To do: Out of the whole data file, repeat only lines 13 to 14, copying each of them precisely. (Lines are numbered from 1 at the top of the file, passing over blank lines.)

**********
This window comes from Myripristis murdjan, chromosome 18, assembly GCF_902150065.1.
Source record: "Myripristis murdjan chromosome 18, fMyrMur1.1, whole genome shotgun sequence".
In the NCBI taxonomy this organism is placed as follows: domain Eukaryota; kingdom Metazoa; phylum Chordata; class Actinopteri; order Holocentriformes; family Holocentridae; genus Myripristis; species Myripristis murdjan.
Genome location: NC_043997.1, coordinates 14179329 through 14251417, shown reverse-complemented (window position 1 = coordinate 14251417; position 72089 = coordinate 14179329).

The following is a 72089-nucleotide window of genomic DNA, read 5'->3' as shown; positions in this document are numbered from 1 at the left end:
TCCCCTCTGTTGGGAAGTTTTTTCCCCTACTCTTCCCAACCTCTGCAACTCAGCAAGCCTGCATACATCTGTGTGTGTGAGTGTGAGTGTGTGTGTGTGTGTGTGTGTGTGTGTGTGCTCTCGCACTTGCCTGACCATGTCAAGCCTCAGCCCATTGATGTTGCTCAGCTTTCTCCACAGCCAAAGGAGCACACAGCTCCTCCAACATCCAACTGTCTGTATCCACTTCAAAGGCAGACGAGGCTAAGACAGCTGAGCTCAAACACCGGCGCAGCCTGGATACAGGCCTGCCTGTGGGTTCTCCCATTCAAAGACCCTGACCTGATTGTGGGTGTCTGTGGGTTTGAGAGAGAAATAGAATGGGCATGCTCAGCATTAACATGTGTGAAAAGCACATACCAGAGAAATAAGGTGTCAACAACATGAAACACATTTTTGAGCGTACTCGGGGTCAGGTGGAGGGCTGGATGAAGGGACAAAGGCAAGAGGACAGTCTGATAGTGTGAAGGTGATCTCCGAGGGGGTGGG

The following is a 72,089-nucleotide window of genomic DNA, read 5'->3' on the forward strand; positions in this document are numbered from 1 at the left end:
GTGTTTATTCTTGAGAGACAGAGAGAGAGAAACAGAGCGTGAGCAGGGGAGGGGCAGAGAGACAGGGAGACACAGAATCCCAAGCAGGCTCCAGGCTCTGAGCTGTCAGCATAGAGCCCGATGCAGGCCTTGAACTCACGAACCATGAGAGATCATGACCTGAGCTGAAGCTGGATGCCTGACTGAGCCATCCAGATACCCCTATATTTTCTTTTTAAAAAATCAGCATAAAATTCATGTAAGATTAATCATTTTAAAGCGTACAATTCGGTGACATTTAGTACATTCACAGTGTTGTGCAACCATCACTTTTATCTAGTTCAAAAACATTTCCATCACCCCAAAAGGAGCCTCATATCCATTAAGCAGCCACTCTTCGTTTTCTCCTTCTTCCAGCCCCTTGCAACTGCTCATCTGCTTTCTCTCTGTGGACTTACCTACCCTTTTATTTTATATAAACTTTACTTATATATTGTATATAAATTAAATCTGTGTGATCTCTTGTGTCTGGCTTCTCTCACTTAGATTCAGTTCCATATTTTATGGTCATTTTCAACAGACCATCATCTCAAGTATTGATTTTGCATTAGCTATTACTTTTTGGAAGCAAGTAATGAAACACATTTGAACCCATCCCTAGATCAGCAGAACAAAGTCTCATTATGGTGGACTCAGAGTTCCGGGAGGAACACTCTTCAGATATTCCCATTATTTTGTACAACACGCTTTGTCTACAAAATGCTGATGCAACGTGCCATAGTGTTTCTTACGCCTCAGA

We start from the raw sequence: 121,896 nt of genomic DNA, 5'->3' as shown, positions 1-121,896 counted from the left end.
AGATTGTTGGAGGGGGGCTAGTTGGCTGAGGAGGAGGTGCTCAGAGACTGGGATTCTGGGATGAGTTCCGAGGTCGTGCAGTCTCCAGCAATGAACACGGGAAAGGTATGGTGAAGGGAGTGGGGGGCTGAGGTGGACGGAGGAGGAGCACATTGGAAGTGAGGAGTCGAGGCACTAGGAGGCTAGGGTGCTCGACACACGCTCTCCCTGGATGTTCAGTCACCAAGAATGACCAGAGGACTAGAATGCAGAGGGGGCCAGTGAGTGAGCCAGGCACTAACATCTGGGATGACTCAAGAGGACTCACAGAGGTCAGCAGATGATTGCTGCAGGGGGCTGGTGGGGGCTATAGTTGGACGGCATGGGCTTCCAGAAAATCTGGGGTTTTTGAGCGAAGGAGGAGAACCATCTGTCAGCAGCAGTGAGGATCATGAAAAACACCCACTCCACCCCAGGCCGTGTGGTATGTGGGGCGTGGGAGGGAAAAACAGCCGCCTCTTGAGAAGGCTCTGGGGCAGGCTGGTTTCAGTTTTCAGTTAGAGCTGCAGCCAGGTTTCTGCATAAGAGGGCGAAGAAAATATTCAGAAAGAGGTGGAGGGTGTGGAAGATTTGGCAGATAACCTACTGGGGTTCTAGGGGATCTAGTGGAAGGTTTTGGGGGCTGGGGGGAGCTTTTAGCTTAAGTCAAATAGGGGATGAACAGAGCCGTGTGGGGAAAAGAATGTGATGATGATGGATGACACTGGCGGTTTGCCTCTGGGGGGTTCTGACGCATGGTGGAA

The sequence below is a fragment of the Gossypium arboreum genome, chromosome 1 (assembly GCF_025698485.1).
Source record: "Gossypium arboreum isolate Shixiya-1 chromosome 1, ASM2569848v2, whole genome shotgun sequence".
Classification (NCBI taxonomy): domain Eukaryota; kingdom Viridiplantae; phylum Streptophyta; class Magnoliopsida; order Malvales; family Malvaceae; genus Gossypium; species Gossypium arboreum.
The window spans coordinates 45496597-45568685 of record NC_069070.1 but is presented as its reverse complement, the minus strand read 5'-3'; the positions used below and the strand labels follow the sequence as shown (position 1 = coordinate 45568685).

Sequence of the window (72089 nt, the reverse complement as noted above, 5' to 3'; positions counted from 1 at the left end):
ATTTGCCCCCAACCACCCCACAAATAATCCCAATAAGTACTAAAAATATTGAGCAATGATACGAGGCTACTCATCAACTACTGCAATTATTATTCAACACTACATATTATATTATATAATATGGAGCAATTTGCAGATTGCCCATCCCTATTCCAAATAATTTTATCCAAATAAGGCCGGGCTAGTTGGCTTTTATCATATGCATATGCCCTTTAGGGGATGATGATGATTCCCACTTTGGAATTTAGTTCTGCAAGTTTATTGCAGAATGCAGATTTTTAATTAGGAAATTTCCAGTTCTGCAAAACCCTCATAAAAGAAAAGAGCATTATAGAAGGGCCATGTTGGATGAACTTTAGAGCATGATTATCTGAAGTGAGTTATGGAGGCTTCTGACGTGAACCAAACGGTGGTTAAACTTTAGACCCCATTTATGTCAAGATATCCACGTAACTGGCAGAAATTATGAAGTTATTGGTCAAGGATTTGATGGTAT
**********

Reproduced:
Classification (NCBI taxonomy): domain Eukaryota; kingdom Viridiplantae; phylum Streptophyta; class Magnoliopsida; order Malvales; family Malvaceae; genus Gossypium; species Gossypium arboreum.
The window spans coordinates 45496597-45568685 of record NC_069070.1 but is presented as its reverse complement, the minus strand read 5'-3'; the positions used below and the strand labels follow the sequence as shown (position 1 = coordinate 45568685).